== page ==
About Ruby Falls

Ruby Falls is a 145 foot high underground waterfall inside Lookout Mountain. The Ruby Falls Cave which leads to the falls contains many cave formations such as stalactites, stalagmites, columns, drapery, and flowstone.

The falls were discovered in the late 1920s when Leo Lambert decided to open the Lookout Mountain Cave as a tourist attraction. He and his team were drilling a cave entrance higher than the natural entrance to Lookout Mountain Cave and his intent was send touring spelunkers down to the cave via elevator. While drilling, they discovered a cave known now as Ruby Falls Cave which had no natural opening to the outside. Exploring this 18″ x 4′ opening led Leo Lambert to the great underground waterfall.

Today, the Ruby Falls Cave and the underground waterfall are open to the public year round for exploration and enjoyment. A tour guide leads you through the cave pointing out unique formations and natural curiosities. Once you hike to the waterfall room, installed lights are dimmed and you stand in darkness for a moment just listening to the sound of rushing water crash into an underground pool. Atmospheric music is turned on and as it climaxes, lights are turned on to reveal the waterfall.  Source by Travelling Two Some

 

Geology

The cave which houses Ruby Falls was formed with the formation of Lookout Mountain. About 200 to 240 million years ago (in the Carboniferous period, at the end of the Paleozoic era) the eastern Tennessee area was covered with a shallow sea, the sediments of which eventually formed limestone rock. About 200 million years ago, this area was uplifted and subsequent erosion has created the current topography. The limestone in which the cave is formed is still relatively horizontal, just as it was deposited when it was below sea level. The Lookout Mountain Caverns, which includes Ruby Falls Cave, is a limestone cave. These caves occur when slightly acidic groundwater enters subterranean streams and eats away at the relatively soluble limestone, causing narrow cracks to widen into passages and caves in a process called chemical weathering. The stream which makes up the Falls entered the cave sometime after its formation.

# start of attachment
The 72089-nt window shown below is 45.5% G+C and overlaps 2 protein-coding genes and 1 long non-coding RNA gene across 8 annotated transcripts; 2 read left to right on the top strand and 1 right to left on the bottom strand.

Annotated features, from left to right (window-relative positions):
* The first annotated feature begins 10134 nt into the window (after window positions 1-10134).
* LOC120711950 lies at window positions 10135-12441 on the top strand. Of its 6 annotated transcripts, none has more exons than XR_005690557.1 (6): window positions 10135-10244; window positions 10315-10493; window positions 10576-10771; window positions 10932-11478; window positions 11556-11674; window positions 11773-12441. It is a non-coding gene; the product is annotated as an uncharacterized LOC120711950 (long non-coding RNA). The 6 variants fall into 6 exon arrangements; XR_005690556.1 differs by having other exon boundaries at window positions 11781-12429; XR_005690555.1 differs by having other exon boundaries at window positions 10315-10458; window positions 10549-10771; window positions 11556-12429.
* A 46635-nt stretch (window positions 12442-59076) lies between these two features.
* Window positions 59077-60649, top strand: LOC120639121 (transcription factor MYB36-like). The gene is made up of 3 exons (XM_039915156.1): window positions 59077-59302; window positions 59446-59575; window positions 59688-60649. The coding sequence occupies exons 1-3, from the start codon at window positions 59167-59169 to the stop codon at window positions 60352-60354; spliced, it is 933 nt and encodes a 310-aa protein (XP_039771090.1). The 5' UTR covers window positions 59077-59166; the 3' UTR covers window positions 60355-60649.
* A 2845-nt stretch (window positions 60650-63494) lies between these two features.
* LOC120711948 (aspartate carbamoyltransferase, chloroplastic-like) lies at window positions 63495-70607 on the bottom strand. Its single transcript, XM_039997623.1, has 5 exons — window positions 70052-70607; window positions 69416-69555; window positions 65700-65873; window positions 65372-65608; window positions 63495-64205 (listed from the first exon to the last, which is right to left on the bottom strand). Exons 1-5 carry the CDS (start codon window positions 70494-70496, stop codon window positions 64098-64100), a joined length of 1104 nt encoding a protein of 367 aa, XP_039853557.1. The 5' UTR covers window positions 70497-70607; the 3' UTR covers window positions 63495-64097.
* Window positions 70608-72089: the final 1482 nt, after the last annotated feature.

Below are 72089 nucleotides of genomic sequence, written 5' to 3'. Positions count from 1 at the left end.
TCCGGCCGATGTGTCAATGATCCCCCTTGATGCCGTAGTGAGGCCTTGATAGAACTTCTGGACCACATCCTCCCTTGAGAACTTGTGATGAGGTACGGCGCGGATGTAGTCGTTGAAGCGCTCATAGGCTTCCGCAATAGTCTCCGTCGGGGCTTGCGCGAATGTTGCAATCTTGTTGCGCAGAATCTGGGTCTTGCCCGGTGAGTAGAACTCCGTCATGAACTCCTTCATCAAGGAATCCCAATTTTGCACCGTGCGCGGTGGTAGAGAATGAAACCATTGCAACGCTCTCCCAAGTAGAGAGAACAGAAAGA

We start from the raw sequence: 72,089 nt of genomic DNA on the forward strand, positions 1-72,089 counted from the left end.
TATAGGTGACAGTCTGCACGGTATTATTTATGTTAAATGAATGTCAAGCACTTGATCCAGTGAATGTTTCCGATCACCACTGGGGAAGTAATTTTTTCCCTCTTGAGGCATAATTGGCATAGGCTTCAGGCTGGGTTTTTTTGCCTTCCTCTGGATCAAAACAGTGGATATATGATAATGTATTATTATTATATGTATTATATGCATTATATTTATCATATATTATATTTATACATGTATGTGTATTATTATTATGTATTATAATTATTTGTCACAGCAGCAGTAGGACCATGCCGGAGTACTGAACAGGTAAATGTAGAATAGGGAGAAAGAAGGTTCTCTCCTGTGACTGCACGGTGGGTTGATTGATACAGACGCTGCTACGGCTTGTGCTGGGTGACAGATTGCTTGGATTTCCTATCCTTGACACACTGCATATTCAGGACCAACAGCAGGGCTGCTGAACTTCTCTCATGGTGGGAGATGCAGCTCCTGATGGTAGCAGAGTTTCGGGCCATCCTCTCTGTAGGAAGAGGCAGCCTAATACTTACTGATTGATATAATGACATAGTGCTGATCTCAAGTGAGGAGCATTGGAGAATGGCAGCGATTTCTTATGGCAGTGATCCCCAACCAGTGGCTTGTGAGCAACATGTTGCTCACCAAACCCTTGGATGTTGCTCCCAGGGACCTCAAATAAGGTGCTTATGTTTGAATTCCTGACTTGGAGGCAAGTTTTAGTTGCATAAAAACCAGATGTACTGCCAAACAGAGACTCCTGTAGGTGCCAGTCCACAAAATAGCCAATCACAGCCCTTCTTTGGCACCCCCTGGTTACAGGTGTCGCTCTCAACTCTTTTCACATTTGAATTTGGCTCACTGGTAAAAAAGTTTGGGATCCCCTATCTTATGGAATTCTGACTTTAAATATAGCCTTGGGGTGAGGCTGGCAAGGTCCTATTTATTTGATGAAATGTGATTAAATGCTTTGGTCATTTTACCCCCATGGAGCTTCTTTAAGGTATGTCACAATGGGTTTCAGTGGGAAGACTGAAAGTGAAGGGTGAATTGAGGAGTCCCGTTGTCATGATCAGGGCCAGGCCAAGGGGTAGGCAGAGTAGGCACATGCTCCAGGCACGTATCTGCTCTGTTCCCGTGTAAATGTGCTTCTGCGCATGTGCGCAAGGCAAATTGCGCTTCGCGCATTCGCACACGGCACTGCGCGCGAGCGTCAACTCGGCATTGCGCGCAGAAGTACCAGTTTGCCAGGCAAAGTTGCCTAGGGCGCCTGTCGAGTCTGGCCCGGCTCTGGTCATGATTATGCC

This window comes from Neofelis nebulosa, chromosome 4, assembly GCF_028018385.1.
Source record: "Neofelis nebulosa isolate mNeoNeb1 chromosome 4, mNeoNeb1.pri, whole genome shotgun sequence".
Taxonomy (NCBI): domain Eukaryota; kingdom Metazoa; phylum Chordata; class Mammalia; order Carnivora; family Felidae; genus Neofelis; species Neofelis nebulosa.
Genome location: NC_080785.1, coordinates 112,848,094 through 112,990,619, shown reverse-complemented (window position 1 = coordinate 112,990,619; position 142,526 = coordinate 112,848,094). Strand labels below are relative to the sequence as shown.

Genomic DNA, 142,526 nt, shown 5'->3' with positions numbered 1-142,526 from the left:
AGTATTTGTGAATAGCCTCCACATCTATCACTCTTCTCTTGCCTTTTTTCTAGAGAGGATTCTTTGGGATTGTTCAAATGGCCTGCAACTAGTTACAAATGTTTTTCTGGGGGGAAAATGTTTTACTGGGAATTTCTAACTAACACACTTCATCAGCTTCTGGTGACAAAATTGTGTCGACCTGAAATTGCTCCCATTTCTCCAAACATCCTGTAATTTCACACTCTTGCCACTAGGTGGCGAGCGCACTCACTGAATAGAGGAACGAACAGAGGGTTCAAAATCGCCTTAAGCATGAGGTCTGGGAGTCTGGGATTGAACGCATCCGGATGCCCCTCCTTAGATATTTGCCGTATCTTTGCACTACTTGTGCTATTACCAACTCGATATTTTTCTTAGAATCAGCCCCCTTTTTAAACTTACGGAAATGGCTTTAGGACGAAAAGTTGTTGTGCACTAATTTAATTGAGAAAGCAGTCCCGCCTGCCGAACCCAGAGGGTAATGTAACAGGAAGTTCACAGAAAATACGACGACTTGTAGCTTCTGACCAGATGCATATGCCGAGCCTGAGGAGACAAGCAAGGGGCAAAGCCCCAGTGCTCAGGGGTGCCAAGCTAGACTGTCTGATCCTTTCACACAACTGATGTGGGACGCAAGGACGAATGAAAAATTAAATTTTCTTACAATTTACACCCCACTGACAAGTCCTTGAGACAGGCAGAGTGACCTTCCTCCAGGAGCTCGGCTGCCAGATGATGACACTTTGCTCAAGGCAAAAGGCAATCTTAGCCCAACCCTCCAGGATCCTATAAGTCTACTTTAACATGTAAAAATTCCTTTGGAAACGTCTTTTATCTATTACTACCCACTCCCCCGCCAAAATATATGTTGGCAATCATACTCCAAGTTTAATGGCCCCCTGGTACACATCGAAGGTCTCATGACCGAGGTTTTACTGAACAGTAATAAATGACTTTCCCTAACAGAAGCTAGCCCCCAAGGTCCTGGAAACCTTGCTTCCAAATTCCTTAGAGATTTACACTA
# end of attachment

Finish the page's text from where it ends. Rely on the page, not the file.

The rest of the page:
Ruby Falls Cave features many of the more well-known types of cave formations (or speleothems) including stalactites and stalagmites, columns, drapery, and flowstone.

The Falls are located at the end of the main passage of Ruby Falls Cave, in a large vertical shaft. The stream, 1120 feet underground, is fed both by rainwater and natural springs. It collects in a pool in the cave floor and then continues through the mountain until finally joining the Tennessee River at the base of Lookout Mountain.

While Ruby Falls Cave combines with Lookout Mountain Cave to form the Lookout Mountain Caverns, the two caves were not actually connected by any passage. Ruby Falls Cave is the upper of the two and contains a variety of geological formations and curiosities which Lookout Mountain Cave does not have. Source by Wikipedia

 

Tourism and Advertising

Lambert decided to open both caves to the public, although Lookout Mountain Cave was closed in 1935 since it was not very popular with tourists, who were much more impressed with the upper cave. Public tours began in 1930. Electric lights were installed in the cave, making it one of the first commercial caves to be so outfitted. Motorists travelling on I-75 in the 1970s were subjected to dozens – maybe hundreds – of billboards along their route with the words “SEE RUBY FALLS” beginning hundreds of miles north and south of the falls itself. Ruby Falls remains a staple of Chattanooga tourism, operating daily. Ruby Falls is owned by the Steiner family of Chattanooga, Tennessee.

Ruby Falls and the larger Lookout Mountain Caverns complex have been designated a National Historic Landmark. It is often associated with the nearby Rock City attraction, which lies atop Lookout Mountain. Source by Wikipedia